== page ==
Around the Jewish Year
Item #: S977
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The chronology of the Jewish year, with its holy days and commemorations brings a pattern of stability and serenity to our lives. Travel with Rabbi Wein through the yearly calendar as the various special days and times of the year are explained and discussed. The flow of times and events in "Around the Jewish Year" will provide new insights into the purpose and richness of the life of a Jew.
Why do Jews wish each other a "sweet" year at Rosh Hashanah? What is it about sweetness that should characterize the Jewish New Year? Rabbi Wein, with his inimitable mix of depth and wit, explores the mystical concept explained by Reb Zadok that "time has personality" and the "personality" of Rosh Hashanah is sweetness.
The Ten Days of Repentance
The ten days beginning with Rosh Hashanah and culminating on Yom Kippur comprise the most awesome period in the Jewish calendar. These days, in which we dedicate ourselves to repenting and returning to G-d, are essential for our development as human beings. The history of teshuva, Rabbi Wein asserts, is the history of humanity. Through an analysis of both Torah sources and present-day stories, Rabbi Wein demonstrates how teshuva not only builds us as individuals, but as a Jewish nation.
In keeping with the introspective spirit of the Day of Atonement, Rabbi Wein delves into question that has perplexed the greatest of Jewish minds: why do we suffer through difficult times? Citing Torah sages and with stories of Jews who triumphed through the darkness of the Holocaust and Soviet Russia, Rabbi Wein sheds light on this difficult question and delivers an inspiring message about the power of teshuva.
The holiday of Succos, following immediately after the solemnity and piety of the High Holy Days, is a holiday of happiness and contentment. Its unique mitzvos of dwelling in a succah and blessing the Four Species bring these feelings home to us. With a thorough analysis of the Laws surrounding the different mitzvos of Succos, Rabbi Wein shows us how we can maximize our joy on this glorious holiday.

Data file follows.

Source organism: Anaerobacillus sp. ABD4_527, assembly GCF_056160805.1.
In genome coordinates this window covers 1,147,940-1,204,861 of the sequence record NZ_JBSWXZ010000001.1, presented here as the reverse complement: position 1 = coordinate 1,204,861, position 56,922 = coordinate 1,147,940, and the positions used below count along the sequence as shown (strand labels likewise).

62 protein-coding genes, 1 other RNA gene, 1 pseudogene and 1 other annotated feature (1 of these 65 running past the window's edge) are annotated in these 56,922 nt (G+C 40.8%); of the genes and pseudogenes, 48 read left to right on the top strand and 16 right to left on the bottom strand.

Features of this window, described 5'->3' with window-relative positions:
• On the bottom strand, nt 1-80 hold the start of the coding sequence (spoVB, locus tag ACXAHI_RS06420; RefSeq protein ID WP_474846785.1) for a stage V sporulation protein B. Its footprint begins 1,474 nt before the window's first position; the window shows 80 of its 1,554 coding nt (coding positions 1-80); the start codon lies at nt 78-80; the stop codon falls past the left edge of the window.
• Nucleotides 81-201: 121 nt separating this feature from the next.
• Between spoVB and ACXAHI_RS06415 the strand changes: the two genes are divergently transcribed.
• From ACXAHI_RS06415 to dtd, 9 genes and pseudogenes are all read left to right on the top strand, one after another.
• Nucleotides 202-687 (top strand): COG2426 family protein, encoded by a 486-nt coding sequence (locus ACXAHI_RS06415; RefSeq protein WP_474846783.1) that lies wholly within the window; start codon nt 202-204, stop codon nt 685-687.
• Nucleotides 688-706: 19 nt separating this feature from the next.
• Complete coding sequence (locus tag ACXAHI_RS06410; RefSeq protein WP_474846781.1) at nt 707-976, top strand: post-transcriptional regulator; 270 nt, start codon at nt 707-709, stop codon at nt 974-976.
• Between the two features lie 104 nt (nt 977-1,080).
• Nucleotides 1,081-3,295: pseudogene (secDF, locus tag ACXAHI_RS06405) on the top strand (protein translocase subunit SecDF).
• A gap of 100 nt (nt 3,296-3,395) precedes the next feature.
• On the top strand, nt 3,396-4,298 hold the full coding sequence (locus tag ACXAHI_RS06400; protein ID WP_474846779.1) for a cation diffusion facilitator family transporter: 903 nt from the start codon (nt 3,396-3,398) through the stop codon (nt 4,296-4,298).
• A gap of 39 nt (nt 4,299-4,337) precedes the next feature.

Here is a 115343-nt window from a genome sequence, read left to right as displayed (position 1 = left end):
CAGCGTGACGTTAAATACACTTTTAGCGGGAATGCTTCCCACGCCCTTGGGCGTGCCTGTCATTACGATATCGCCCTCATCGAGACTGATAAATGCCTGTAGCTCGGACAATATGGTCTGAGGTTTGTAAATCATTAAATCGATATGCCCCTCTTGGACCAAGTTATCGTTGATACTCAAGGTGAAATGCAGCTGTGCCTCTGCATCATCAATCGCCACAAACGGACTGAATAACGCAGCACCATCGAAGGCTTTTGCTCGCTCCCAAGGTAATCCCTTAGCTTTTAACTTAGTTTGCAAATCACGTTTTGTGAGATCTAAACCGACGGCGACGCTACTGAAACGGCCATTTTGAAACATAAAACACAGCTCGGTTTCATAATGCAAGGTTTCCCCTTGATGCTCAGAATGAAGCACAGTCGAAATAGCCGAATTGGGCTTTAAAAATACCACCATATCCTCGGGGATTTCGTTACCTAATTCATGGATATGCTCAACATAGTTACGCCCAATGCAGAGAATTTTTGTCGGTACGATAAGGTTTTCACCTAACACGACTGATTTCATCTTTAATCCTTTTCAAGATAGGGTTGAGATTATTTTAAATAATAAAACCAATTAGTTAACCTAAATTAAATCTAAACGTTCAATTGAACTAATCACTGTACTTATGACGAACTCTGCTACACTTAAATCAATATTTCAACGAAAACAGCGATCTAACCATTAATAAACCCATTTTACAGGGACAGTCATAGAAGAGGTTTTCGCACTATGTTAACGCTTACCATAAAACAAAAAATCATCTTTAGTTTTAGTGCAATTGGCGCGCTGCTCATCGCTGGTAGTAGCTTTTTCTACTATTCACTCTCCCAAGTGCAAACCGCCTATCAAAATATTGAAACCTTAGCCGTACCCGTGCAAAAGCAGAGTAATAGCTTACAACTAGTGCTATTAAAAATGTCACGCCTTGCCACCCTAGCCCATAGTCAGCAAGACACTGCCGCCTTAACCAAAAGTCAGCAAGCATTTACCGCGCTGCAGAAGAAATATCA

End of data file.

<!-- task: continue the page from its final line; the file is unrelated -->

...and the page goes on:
As a Jewish people, our task is to recognize G-d and thank Him for the miracles He performs for us. The holiday of Chanukah exemplifies this perhaps more than any other. But what happens if we lose the sense of wonder at G-d and His miracles? How can we properly acknowledge G-d if we have begun to take Him for granted? With an in-depth Halachic discussion, peppered with humorous personal stories, Rabbi Wein makes sure to keep our Chanukah meaningful and heightens our sense of the spiritual value of gratitude.
The joyous day of Purim is the only Jewish holiday that will continue to be celebrated even after the Jews will taste the glory of the Messianic Age. Purim therefore teaches us lessons which deal not only with the past, but with the present and the future. Rabbi Wein retells the Purim story as we know it, but with new and meaningful nuances that will resonate for all times.
There is a dimension to Pesach which makes it unique on the Jewish calendar. For no other holiday have Jews adopted as many stringencies and new customs, adding their own flavor to the Yom Tov. Rabbi Wein explores the history and origins of the customs of kitinyos, matzah ashirah, and gebrokts, and explains why each of them reigns supreme amongst the Jewish people today.
The Days of the Omer
Jews commemorate the forty-nine day period between Pesach and Shavous by counting each and every day. This important mitzvah teaches us how to make time count. With stories of tzaddikim who used their time wisely, Rabbi Wein illuminates ways we can implement this all-important skill into our own lives. Delving yet deeper, Rabbi Wein examines the meanings of the mystical concepts of the Sefiros, making these esoteric concepts accessible and showing how the period of mourning leads us to the ultimate goal of Shavous, a yom tov of happiness and unity.
The Torah makes the Jewish people unique and eternal. Thousands of great civilizations throughout world history have disappeared from the face of the earth, but we Jews remain, kept alive by the Torah we received from G-d. With stories from the Talmud and the Book of Ruth, Rabbi Wein illustrates how love of the Torah brings the ultimate reward of eternity.
The Three Weeks
The Three Weeks of Mourning, which commemorate the destruction of the First and Second Holy Temples, have significance for every Jewish individual. With all the tragedy in our bloody history, our mourning should be endless, but the Talmudic Rabbis in their wisdom limited our mourning to these Three Weeks. Yet inevitably, as time passes, people become numbed to their own history. With both historical and Halachic analyses, Rabbi Wein awakens us to the true meaning of the Three Weeks.